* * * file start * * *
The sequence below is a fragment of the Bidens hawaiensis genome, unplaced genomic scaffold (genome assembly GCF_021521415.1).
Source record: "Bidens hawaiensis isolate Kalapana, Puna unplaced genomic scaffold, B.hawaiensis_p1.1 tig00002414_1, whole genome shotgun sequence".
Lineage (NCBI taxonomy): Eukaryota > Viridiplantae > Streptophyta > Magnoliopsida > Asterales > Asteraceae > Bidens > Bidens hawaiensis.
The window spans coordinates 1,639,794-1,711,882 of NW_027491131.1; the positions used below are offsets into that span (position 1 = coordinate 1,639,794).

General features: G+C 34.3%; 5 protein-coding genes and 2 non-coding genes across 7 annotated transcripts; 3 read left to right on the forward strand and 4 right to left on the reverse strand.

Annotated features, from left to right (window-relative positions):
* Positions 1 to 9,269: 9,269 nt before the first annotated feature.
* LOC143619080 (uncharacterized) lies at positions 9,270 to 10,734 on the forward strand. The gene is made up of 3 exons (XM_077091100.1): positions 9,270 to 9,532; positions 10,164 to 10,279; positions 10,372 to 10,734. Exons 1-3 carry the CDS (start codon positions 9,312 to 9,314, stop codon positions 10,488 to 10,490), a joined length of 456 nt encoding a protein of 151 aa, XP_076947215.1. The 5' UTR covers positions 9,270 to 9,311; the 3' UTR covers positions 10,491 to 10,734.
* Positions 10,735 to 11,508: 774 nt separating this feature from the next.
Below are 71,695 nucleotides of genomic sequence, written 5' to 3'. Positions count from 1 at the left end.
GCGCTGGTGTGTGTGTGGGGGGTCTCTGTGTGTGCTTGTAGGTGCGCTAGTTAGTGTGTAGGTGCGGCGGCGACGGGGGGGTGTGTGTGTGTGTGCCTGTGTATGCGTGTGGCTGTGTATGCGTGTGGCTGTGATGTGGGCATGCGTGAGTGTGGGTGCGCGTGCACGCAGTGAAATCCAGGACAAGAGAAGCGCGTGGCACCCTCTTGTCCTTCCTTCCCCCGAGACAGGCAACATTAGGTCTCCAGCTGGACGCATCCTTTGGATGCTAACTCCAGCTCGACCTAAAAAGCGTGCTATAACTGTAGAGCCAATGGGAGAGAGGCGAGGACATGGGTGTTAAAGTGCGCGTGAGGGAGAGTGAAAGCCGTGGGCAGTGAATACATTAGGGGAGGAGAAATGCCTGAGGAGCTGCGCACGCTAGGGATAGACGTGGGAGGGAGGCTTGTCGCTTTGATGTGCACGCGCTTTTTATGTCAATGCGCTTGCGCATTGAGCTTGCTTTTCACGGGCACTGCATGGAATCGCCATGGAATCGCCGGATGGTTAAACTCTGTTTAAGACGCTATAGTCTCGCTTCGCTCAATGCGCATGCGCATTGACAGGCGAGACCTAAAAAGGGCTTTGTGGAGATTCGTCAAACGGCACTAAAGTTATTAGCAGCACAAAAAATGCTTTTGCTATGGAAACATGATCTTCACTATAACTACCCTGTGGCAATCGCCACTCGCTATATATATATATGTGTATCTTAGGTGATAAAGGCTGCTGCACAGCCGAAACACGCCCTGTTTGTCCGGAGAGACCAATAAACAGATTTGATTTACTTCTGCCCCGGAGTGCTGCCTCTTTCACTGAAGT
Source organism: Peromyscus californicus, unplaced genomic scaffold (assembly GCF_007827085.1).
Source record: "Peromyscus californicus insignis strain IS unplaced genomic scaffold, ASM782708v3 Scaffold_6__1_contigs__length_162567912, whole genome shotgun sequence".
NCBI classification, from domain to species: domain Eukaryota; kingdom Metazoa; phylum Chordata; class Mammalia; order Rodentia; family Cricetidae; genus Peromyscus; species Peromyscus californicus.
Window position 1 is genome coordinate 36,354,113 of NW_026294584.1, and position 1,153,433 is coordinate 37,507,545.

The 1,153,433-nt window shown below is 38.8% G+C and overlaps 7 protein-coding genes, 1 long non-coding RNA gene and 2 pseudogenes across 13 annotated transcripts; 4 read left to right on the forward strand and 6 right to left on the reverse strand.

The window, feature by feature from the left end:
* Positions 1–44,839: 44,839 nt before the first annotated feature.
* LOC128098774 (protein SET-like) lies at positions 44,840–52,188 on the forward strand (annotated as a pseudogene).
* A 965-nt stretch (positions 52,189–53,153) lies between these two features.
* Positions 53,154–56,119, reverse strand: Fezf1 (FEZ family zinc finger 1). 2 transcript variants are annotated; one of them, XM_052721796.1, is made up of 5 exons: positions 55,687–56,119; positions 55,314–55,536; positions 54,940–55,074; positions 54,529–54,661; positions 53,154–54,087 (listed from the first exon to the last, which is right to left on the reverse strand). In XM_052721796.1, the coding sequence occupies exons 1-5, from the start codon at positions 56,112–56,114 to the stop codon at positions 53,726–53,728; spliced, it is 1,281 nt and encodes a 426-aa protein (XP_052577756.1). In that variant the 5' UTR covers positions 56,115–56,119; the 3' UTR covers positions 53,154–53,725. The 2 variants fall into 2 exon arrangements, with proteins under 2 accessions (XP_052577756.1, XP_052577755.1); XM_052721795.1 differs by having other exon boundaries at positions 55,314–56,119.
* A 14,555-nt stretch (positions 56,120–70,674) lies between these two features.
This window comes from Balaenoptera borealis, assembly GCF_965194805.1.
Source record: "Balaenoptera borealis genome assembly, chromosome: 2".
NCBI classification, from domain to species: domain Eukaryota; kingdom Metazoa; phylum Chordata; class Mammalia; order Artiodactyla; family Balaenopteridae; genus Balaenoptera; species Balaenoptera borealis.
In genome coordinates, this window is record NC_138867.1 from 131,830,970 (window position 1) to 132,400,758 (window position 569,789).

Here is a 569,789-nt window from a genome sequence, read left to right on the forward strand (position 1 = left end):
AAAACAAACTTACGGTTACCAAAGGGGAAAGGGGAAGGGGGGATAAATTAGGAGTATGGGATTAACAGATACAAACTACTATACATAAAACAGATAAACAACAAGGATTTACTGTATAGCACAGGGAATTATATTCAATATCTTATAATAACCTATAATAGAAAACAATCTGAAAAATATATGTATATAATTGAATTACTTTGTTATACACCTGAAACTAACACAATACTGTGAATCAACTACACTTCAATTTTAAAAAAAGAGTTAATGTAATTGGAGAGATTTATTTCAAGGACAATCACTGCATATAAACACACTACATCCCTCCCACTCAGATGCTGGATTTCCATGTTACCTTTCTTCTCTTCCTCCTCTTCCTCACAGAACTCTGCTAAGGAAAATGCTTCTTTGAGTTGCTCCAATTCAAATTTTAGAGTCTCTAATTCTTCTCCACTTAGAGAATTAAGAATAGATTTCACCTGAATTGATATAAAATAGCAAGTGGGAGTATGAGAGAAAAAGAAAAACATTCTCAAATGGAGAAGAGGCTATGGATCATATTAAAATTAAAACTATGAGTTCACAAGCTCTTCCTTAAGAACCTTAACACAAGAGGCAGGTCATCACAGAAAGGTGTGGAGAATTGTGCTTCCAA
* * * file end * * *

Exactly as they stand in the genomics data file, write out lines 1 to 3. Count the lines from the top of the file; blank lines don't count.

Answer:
The sequence below is a fragment of the Bidens hawaiensis genome, unplaced genomic scaffold (genome assembly GCF_021521415.1).
Source record: "Bidens hawaiensis isolate Kalapana, Puna unplaced genomic scaffold, B.hawaiensis_p1.1 tig00002414_1, whole genome shotgun sequence".
Lineage (NCBI taxonomy): Eukaryota > Viridiplantae > Streptophyta > Magnoliopsida > Asterales > Asteraceae > Bidens > Bidens hawaiensis.